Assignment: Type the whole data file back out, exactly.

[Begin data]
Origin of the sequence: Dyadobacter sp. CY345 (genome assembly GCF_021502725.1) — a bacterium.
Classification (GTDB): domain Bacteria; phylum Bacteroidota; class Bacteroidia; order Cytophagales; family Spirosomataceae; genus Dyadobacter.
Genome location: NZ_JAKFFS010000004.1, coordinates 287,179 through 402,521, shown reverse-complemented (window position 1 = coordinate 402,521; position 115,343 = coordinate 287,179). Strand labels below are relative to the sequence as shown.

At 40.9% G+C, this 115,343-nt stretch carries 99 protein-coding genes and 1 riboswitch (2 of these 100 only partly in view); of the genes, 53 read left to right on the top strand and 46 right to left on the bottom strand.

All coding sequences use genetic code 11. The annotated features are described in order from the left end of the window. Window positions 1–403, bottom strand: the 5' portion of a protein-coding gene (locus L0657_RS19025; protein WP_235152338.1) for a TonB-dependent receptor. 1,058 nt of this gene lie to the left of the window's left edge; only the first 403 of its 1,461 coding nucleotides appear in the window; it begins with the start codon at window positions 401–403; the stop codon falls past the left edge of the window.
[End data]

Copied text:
Origin of the sequence: Dyadobacter sp. CY345 (genome assembly GCF_021502725.1) — a bacterium.
Classification (GTDB): domain Bacteria; phylum Bacteroidota; class Bacteroidia; order Cytophagales; family Spirosomataceae; genus Dyadobacter.
Genome location: NZ_JAKFFS010000004.1, coordinates 287,179 through 402,521, shown reverse-complemented (window position 1 = coordinate 402,521; position 115,343 = coordinate 287,179). Strand labels below are relative to the sequence as shown.

At 40.9% G+C, this 115,343-nt stretch carries 99 protein-coding genes and 1 riboswitch (2 of these 100 only partly in view); of the genes, 53 read left to right on the top strand and 46 right to left on the bottom strand.

All coding sequences use genetic code 11. The annotated features are described in order from the left end of the window. Window positions 1–403, bottom strand: the 5' portion of a protein-coding gene (locus L0657_RS19025; protein WP_235152338.1) for a TonB-dependent receptor. 1,058 nt of this gene lie to the left of the window's left edge; only the first 403 of its 1,461 coding nucleotides appear in the window; it begins with the start codon at window positions 401–403; the stop codon falls past the left edge of the window.